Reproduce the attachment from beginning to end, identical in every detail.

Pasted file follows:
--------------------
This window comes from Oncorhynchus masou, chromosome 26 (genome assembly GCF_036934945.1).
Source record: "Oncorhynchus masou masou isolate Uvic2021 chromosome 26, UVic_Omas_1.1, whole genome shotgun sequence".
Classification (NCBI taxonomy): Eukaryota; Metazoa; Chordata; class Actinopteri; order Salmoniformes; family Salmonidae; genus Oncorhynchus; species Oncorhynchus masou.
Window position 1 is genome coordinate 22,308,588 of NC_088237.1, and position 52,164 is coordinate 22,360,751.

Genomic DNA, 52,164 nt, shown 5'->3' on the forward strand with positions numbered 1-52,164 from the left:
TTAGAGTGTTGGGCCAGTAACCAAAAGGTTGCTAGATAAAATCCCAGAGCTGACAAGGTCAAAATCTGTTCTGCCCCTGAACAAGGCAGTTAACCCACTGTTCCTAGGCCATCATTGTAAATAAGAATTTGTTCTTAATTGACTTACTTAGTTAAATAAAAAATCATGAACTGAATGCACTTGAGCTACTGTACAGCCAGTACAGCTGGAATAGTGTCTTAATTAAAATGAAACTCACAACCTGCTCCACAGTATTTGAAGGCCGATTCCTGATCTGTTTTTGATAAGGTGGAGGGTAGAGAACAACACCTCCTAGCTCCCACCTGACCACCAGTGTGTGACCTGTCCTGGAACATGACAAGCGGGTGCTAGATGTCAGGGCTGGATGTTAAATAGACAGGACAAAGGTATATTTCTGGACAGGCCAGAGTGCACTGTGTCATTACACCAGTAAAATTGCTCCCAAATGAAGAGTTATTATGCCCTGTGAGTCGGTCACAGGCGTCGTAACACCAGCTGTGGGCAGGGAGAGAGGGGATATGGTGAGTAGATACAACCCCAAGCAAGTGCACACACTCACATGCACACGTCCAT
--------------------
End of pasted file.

This window comes from Oncorhynchus masou, chromosome 26 (genome assembly GCF_036934945.1).
Source record: "Oncorhynchus masou masou isolate Uvic2021 chromosome 26, UVic_Omas_1.1, whole genome shotgun sequence".
Classification (NCBI taxonomy): Eukaryota; Metazoa; Chordata; class Actinopteri; order Salmoniformes; family Salmonidae; genus Oncorhynchus; species Oncorhynchus masou.
Window position 1 is genome coordinate 22,308,588 of NC_088237.1, and position 52,164 is coordinate 22,360,751.

Genomic DNA, 52,164 nt, shown 5'->3' on the forward strand with positions numbered 1-52,164 from the left:
TTAGAGTGTTGGGCCAGTAACCAAAAGGTTGCTAGATAAAATCCCAGAGCTGACAAGGTCAAAATCTGTTCTGCCCCTGAACAAGGCAGTTAACCCACTGTTCCTAGGCCATCATTGTAAATAAGAATTTGTTCTTAATTGACTTACTTAGTTAAATAAAAAATCATGAACTGAATGCACTTGAGCTACTGTACAGCCAGTACAGCTGGAATAGTGTCTTAATTAAAATGAAACTCACAACCTGCTCCACAGTATTTGAAGGCCGATTCCTGATCTGTTTTTGATAAGGTGGAGGGTAGAGAACAACACCTCCTAGCTCCCACCTGACCACCAGTGTGTGACCTGTCCTGGAACATGACAAGCGGGTGCTAGATGTCAGGGCTGGATGTTAAATAGACAGGACAAAGGTATATTTCTGGACAGGCCAGAGTGCACTGTGTCATTACACCAGTAAAATTGCTCCCAAATGAAGAGTTATTATGCCCTGTGAGTCGGTCACAGGCGTCGTAACACCAGCTGTGGGCAGGGAGAGAGGGGATATGGTGAGTAGATACAACCCCAAGCAAGTGCACACACTCACATGCACACGTCCAT